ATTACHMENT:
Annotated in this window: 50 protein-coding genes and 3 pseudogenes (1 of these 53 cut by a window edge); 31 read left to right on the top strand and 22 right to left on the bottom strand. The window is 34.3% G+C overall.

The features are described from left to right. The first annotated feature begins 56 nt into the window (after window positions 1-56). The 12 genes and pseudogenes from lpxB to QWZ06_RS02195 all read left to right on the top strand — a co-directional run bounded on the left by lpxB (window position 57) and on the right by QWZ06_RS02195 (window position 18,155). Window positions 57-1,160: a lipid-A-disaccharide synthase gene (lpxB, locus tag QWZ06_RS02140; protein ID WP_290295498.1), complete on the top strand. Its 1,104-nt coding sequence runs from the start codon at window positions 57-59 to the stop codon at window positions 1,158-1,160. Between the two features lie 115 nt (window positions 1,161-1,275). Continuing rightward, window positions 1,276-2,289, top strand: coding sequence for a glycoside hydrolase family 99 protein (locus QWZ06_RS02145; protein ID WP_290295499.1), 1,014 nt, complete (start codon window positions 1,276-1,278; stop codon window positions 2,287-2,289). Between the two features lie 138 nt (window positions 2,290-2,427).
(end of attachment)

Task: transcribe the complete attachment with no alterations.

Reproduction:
Annotated in this window: 50 protein-coding genes and 3 pseudogenes (1 of these 53 cut by a window edge); 31 read left to right on the top strand and 22 right to left on the bottom strand. The window is 34.3% G+C overall.

The features are described from left to right. The first annotated feature begins 56 nt into the window (after window positions 1-56). The 12 genes and pseudogenes from lpxB to QWZ06_RS02195 all read left to right on the top strand — a co-directional run bounded on the left by lpxB (window position 57) and on the right by QWZ06_RS02195 (window position 18,155). Window positions 57-1,160: a lipid-A-disaccharide synthase gene (lpxB, locus tag QWZ06_RS02140; protein ID WP_290295498.1), complete on the top strand. Its 1,104-nt coding sequence runs from the start codon at window positions 57-59 to the stop codon at window positions 1,158-1,160. Between the two features lie 115 nt (window positions 1,161-1,275). Continuing rightward, window positions 1,276-2,289, top strand: coding sequence for a glycoside hydrolase family 99 protein (locus QWZ06_RS02145; protein ID WP_290295499.1), 1,014 nt, complete (start codon window positions 1,276-1,278; stop codon window positions 2,287-2,289). Between the two features lie 138 nt (window positions 2,290-2,427).